The Fellowship of the Cross

As Easter approaches I am reminded of the lifestyle Jesus adopted, the same lifestyle He calls us to:

“Whoever wants to become great among you must be your servant, and whoever wants to be first must be your slave—just as the Son of Man did not come to be served, but to serve, and to give his life as a ransom for many” (Matthew 20:26-28).

We live in common purpose with Jesus in a fellowship of the Cross, a fellowship in which we serve others as a natural outcome of our desire to serve the Lord with all of our heart and soul (Joshua 22:5).

Jesus’ path to the cross was not a resistant one, but a resolute one. He served not begrudgingly, but willingly and joyfully. “For the joy set before him,” we read in Hebrews 12:2, “[Jesus] endured the cross, scorning its shame, and sat down at the right hand of the throne of God.”

We know what the Cross looked like for Jesus; this Friday we will reflect on His profound sacrifice. But if our path doesn’t include a torturous death, what does the fellowship of the Cross look like for us?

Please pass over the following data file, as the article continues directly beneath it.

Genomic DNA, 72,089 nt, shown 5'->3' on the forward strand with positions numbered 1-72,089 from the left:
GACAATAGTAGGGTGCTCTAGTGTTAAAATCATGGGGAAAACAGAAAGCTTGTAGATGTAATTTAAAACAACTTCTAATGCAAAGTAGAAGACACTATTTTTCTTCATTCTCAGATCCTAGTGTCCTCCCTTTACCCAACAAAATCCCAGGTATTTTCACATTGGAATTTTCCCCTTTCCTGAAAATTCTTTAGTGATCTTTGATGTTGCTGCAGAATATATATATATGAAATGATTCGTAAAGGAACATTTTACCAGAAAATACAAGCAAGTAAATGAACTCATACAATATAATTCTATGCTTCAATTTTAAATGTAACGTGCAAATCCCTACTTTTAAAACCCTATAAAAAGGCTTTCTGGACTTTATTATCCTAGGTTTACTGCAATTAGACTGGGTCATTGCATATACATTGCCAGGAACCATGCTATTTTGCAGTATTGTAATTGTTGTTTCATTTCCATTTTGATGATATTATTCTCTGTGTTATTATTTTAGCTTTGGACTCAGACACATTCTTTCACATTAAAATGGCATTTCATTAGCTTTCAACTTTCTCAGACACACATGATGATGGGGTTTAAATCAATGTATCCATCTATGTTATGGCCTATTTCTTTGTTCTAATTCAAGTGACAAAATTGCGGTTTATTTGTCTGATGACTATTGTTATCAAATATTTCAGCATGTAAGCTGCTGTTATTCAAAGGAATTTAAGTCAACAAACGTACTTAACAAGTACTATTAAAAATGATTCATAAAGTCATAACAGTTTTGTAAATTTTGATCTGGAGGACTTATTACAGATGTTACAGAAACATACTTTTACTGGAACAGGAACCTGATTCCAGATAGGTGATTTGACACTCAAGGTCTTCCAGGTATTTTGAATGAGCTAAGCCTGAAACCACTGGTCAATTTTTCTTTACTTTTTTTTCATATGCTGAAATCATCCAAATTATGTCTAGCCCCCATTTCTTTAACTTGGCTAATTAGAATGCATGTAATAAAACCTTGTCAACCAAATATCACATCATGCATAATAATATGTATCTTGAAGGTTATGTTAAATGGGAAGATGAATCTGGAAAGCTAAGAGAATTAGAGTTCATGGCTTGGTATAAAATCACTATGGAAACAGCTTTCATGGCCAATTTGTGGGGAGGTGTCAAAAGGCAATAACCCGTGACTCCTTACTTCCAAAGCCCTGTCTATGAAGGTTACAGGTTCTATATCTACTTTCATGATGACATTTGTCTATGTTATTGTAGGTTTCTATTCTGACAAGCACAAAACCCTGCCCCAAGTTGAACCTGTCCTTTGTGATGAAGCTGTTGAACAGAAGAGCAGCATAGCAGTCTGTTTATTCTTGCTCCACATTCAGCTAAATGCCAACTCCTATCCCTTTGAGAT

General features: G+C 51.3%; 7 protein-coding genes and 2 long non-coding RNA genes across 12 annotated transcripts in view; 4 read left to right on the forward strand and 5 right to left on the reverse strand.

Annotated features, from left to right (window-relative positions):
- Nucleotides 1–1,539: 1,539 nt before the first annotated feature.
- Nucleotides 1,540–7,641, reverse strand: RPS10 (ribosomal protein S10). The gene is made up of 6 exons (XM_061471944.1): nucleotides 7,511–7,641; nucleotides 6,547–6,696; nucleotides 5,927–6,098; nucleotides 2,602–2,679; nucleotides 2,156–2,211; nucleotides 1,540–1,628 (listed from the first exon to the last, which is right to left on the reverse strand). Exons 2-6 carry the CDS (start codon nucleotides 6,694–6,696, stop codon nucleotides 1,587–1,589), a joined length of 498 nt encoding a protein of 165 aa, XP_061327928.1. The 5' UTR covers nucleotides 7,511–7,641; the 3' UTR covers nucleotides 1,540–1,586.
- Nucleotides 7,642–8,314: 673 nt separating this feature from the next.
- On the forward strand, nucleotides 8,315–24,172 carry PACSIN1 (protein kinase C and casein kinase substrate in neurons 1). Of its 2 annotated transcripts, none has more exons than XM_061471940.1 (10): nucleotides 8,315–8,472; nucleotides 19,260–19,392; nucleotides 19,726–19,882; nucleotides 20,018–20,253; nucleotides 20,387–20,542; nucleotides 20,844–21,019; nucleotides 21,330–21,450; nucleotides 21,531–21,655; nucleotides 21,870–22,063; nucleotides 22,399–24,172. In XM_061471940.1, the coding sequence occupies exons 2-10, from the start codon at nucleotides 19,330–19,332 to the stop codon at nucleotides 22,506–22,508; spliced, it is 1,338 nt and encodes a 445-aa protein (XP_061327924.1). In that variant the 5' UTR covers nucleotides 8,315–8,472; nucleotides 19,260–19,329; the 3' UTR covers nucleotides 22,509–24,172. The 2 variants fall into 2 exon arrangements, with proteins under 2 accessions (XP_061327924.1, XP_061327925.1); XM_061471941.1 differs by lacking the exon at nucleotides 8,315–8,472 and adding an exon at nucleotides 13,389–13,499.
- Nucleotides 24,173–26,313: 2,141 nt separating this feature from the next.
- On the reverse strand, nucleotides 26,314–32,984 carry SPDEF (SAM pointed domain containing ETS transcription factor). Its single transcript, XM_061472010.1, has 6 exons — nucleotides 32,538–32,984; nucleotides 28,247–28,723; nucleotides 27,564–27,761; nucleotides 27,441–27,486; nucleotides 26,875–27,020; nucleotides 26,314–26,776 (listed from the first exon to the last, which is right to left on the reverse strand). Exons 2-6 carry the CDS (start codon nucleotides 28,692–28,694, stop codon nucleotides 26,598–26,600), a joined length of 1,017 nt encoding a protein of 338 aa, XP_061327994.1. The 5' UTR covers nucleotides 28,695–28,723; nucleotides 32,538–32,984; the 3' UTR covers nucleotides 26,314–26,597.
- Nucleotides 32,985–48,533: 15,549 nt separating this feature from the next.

1. We serve as Jesus served.
    Jesus’ perfect existence is impossible for us, but with the Holy Spirit’s power and guidance, we can grow in His likeness more each day. We start with service.
  2. We deny ourselves as Jesus denied Himself.
    This is only possible as we emulate Jesus and His purpose: to glorify His Father. Jesus set the example, and He has called us to follow Him to the Cross (Luke 9:23).
  3. We suffer for Christ’s sake.
    This reality is increasingly common for our persecuted brothers and sisters. We must not forget them and it is important to learn from them.
  4. We experience joy and peace and hope.
    Regardless of our circumstances, including persecution and even martyrdom, these things are miraculously available to us by the power of the Holy Spirit (Romans 15:13).

Here is my prayer today:

Dear Lord,

Thank you for completing your work on the Cross so that I can have fellowship with You in glory for eternity! This year I want to join you and be counted as one in the Fellowship of the Cross.

I cannot do this in my own strength, not even in the smallest way. I need you to give me the strength to joyfully serve You, to serve others, and to deny myself–even if it means to suffer. I am deeply inspired and challenged by my brothers and sisters who live this way every day, never knowing if this day is their last.

I want to please You and bring honor to Your name. Grant me the grace to follow You with all of my heart, mind, strength, and soul.

Amen

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